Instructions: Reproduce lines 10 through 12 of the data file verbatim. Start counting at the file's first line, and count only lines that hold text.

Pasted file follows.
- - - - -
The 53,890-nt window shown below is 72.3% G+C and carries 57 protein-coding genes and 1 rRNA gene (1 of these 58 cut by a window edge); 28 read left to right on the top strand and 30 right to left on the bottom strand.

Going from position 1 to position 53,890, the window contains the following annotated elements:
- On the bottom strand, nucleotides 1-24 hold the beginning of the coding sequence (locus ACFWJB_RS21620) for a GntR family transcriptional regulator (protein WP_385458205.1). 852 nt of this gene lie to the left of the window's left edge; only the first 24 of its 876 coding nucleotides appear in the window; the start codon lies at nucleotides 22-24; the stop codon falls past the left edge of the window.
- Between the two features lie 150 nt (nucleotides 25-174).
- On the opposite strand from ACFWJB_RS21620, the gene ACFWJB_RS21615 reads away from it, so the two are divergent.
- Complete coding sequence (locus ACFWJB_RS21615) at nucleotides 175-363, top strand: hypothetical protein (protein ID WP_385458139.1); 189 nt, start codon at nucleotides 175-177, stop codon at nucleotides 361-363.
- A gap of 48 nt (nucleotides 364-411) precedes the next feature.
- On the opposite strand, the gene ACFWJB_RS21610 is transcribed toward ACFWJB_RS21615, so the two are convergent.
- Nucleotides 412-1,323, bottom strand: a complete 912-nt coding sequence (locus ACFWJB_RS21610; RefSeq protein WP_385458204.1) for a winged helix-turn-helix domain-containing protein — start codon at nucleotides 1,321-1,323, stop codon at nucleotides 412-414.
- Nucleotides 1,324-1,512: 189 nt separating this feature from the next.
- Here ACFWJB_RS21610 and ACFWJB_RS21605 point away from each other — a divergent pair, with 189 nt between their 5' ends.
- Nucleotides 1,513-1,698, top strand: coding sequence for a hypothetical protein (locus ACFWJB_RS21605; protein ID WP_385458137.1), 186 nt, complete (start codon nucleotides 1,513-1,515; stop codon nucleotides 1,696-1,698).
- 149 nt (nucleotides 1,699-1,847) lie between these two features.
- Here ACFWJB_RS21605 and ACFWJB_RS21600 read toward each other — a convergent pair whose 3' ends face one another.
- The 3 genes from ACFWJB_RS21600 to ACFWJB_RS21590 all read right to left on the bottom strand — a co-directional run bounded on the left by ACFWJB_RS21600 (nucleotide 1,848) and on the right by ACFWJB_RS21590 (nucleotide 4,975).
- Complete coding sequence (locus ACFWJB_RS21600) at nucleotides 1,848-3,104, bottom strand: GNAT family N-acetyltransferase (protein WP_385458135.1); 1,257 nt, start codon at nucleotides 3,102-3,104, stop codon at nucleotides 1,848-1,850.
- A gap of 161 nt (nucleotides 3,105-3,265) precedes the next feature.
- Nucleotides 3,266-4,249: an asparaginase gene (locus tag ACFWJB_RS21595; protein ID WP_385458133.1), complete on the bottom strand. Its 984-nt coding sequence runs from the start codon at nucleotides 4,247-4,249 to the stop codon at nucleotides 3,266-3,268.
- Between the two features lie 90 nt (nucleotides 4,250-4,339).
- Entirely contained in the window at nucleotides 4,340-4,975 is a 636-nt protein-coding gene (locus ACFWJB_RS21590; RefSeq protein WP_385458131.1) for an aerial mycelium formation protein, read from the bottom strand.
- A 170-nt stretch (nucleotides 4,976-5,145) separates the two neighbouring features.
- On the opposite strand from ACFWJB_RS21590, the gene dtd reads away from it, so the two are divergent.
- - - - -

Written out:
- Nucleotides 1,324-1,512: 189 nt separating this feature from the next.
- Here ACFWJB_RS21610 and ACFWJB_RS21605 point away from each other — a divergent pair, with 189 nt between their 5' ends.
- Nucleotides 1,513-1,698, top strand: coding sequence for a hypothetical protein (locus ACFWJB_RS21605; protein ID WP_385458137.1), 186 nt, complete (start codon nucleotides 1,513-1,515; stop codon nucleotides 1,696-1,698).